Oracle Licensing VMware
Oracle licensing VMware can cost companies millions and it has probably generated Oracle revenue over several billions of dollars. Lets start by talking about what is Oracle and Virtualization and then cover all the different licensing implications.
Oracle Virtualization technologies, including VMware, are becoming more widespread in IT environments. It’s important to understand how these technologies can affect the number of Oracle software licenses required. Oracle software, such as the database and middleware, is typically licensed using the “Processor” or “Named User Plus” model. According to these licensing terms, the software should be “where the Oracle programs are installed and or running.” However, in many cases, users install Oracle software in a vmdk file stored on shared storage that is connected to multiple servers. This raises questions about how to determine the number of licenses needed for VMware’s virtualization software, such as vCenter 6.0. Before looking at the specifics of licensing Oracle software in vCenter 6.0, it’s important to understand the licensing rules for pre-6.0 scenarios, as Oracle will apply these rules during an Oracle license review or audit.
ESXI up to 5.0
In earlier versions of VMware’s vSphere ESXi up to 5.0, shared storage is required for users to move virtual machines with Oracle installed throughout the VMware environment. In this case, Oracle requires that all physical cores of the physical ESXi hosts that are part of the cluster connected to the shared storage within the VMware environment be licensed.
Up to ESXI 5.1
In newer versions of vSphere ESXI, 5.1, and later, end-users no longer need to have shared storage to live migrate a running virtual machine. The end-user can move the virtual machine running Oracle anywhere within the vCenter Server Instance. The shared storage no longer serves as the install point to run the Oracle programs because of the ability to move a virtual machine from one host to another within the vCenter Server Instance using vMotion.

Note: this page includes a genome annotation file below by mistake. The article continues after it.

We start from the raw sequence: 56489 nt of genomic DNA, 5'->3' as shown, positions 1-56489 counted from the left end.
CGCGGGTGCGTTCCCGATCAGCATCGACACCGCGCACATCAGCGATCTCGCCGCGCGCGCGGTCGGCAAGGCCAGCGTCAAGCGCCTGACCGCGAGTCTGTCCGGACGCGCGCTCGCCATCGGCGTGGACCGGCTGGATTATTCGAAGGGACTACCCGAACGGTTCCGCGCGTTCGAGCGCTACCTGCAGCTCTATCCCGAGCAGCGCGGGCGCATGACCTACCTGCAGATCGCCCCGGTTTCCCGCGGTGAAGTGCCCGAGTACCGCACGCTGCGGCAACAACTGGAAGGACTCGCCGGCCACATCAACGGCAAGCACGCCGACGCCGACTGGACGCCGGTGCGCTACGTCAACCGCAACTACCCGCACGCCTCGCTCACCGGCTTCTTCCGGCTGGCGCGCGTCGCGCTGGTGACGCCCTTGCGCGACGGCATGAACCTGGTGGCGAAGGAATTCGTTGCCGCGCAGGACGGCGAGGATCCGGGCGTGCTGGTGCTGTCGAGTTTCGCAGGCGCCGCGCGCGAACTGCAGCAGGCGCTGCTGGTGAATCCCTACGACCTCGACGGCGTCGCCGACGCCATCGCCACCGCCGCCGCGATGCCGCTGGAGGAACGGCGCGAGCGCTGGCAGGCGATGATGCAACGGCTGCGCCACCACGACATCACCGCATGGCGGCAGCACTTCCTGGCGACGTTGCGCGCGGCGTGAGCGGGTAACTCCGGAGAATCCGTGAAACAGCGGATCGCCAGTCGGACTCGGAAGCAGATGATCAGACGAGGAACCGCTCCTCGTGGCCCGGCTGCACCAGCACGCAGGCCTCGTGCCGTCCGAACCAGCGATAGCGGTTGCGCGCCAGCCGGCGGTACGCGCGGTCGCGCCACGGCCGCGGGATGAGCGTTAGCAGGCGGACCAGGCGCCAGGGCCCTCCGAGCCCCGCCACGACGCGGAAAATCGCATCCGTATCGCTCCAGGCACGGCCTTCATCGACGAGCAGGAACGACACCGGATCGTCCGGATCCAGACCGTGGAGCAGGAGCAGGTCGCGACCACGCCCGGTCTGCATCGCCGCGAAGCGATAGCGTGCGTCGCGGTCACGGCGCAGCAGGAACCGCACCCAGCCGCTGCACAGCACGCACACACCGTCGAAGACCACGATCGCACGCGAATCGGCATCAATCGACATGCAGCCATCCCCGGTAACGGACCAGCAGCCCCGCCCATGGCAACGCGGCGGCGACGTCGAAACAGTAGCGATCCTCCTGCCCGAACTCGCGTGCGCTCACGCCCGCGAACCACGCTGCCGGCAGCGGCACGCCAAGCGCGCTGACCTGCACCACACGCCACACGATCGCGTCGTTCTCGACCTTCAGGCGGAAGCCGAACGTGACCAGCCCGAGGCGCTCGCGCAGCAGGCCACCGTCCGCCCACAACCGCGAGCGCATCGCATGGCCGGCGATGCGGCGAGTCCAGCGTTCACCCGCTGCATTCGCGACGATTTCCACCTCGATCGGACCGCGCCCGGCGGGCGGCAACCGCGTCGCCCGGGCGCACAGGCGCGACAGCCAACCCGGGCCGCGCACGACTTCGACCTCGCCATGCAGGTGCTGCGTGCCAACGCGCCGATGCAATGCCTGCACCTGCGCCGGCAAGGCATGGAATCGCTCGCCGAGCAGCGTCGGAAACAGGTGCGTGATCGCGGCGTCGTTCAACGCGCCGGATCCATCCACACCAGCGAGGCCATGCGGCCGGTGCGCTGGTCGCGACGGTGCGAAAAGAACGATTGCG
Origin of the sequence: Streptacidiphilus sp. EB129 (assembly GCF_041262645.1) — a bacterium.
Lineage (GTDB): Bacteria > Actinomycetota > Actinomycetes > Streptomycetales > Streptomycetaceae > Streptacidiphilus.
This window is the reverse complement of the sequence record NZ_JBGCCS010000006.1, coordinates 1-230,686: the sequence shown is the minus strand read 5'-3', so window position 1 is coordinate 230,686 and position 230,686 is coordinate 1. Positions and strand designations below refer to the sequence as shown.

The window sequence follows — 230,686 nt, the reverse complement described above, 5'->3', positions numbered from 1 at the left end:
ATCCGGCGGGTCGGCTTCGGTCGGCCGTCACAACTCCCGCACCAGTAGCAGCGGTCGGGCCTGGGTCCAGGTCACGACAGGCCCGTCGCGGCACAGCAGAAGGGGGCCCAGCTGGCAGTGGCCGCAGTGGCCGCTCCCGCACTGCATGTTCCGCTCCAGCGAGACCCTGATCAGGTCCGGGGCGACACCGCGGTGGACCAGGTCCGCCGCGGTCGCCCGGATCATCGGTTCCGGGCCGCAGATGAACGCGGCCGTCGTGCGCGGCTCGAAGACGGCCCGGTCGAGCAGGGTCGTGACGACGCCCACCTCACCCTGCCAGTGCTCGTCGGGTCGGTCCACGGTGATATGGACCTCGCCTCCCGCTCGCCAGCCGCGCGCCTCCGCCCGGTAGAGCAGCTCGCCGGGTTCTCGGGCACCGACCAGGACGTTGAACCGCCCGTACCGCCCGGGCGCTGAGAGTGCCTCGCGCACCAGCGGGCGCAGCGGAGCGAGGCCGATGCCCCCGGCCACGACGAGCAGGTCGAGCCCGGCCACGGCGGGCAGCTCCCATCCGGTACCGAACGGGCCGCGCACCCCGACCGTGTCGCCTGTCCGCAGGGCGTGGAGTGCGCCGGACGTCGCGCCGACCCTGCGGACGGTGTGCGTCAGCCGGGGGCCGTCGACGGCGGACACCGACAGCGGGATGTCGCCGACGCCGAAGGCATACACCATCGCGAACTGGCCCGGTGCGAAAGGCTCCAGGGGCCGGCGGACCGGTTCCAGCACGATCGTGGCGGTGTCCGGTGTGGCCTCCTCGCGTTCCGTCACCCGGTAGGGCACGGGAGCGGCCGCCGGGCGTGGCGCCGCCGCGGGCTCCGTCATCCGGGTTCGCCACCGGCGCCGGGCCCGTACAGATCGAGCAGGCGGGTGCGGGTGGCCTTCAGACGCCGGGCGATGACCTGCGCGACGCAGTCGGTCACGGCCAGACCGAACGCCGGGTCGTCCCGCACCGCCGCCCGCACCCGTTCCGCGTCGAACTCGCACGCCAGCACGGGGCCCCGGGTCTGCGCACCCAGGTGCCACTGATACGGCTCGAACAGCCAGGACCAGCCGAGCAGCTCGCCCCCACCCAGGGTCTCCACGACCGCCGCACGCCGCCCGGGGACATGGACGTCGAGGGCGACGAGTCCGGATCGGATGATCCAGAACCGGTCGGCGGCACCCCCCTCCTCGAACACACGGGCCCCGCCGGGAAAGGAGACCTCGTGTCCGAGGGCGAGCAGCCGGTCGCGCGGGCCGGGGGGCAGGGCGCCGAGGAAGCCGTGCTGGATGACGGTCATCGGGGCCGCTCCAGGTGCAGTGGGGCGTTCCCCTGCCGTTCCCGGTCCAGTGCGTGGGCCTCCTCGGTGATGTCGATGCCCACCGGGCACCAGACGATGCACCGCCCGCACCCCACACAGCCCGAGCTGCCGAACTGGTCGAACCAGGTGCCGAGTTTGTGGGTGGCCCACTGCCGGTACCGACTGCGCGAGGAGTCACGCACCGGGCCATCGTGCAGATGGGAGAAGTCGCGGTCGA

VMware ESXI 5.1 and later.
In newer versions of vSphere ESXi, such as 5.1 and later, users no longer need shared storage to live to migrate a running virtual machine. Instead, the virtual machine with Oracle installed can be moved anywhere within the vCenter Server Instance. This means that shared storage is no longer the required location for running Oracle programs, as the virtual machine can be moved using vMotion. As a result, Oracle requires that all physical cores of all physical ESXi hosts that are part of the same vCenter Server Instance be licensed, including across data centers within the vCenter Server Instance. This is because the user has the ability to move the virtual machine with Oracle software to any server within the vCenter instance.
VMWare 6.0 and later.
With vCenter Server 6.0 or higher, a running virtual machine can move across vCenter Server Instances, which impacts licensing across the entire environment. As a result of this, Oracle requires you to license all the physical cores of all the physical ESXi hosts in all of the vCenter Server Instances which have hosts with ESXi 5.1 or later.”